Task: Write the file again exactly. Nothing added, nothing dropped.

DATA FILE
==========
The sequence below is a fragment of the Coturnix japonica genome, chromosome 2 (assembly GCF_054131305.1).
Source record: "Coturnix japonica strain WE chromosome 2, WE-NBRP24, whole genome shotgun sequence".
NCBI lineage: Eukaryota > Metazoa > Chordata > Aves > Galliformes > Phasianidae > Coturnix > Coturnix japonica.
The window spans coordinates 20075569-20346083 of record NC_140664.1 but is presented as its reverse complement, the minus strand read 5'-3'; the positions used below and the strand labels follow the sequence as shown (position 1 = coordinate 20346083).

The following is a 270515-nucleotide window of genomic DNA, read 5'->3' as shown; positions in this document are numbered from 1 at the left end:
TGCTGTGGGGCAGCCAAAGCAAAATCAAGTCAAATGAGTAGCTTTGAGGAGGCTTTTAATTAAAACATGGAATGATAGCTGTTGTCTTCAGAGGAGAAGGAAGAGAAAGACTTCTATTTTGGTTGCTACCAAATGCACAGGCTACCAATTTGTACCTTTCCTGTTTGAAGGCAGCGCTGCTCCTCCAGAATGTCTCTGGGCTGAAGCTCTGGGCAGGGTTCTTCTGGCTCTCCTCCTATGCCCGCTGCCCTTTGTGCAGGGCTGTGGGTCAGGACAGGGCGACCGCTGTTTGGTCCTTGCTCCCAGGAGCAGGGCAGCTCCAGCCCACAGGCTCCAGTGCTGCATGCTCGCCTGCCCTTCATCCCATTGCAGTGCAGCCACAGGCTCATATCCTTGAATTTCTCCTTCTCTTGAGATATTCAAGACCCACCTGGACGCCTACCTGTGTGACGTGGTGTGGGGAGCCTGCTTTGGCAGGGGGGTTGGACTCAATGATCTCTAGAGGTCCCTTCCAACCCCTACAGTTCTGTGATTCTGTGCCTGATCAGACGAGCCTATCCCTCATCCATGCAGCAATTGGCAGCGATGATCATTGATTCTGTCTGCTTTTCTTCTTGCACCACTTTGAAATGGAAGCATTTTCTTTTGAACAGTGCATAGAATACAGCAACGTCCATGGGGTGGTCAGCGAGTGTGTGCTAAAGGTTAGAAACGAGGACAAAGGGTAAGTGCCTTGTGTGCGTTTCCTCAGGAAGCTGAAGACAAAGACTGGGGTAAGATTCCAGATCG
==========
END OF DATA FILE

The sequence below is a fragment of the Coturnix japonica genome, chromosome 2 (assembly GCF_054131305.1).
Source record: "Coturnix japonica strain WE chromosome 2, WE-NBRP24, whole genome shotgun sequence".
NCBI lineage: Eukaryota > Metazoa > Chordata > Aves > Galliformes > Phasianidae > Coturnix > Coturnix japonica.
The window spans coordinates 20075569-20346083 of record NC_140664.1 but is presented as its reverse complement, the minus strand read 5'-3'; the positions used below and the strand labels follow the sequence as shown (position 1 = coordinate 20346083).

The following is a 270515-nucleotide window of genomic DNA, read 5'->3' as shown; positions in this document are numbered from 1 at the left end:
TGCTGTGGGGCAGCCAAAGCAAAATCAAGTCAAATGAGTAGCTTTGAGGAGGCTTTTAATTAAAACATGGAATGATAGCTGTTGTCTTCAGAGGAGAAGGAAGAGAAAGACTTCTATTTTGGTTGCTACCAAATGCACAGGCTACCAATTTGTACCTTTCCTGTTTGAAGGCAGCGCTGCTCCTCCAGAATGTCTCTGGGCTGAAGCTCTGGGCAGGGTTCTTCTGGCTCTCCTCCTATGCCCGCTGCCCTTTGTGCAGGGCTGTGGGTCAGGACAGGGCGACCGCTGTTTGGTCCTTGCTCCCAGGAGCAGGGCAGCTCCAGCCCACAGGCTCCAGTGCTGCATGCTCGCCTGCCCTTCATCCCATTGCAGTGCAGCCACAGGCTCATATCCTTGAATTTCTCCTTCTCTTGAGATATTCAAGACCCACCTGGACGCCTACCTGTGTGACGTGGTGTGGGGAGCCTGCTTTGGCAGGGGGGTTGGACTCAATGATCTCTAGAGGTCCCTTCCAACCCCTACAGTTCTGTGATTCTGTGCCTGATCAGACGAGCCTATCCCTCATCCATGCAGCAATTGGCAGCGATGATCATTGATTCTGTCTGCTTTTCTTCTTGCACCACTTTGAAATGGAAGCATTTTCTTTTGAACAGTGCATAGAATACAGCAACGTCCATGGGGTGGTCAGCGAGTGTGTGCTAAAGGTTAGAAACGAGGACAAAGGGTAAGTGCCTTGTGTGCGTTTCCTCAGGAAGCTGAAGACAAAGACTGGGGTAAGATTCCAGATCG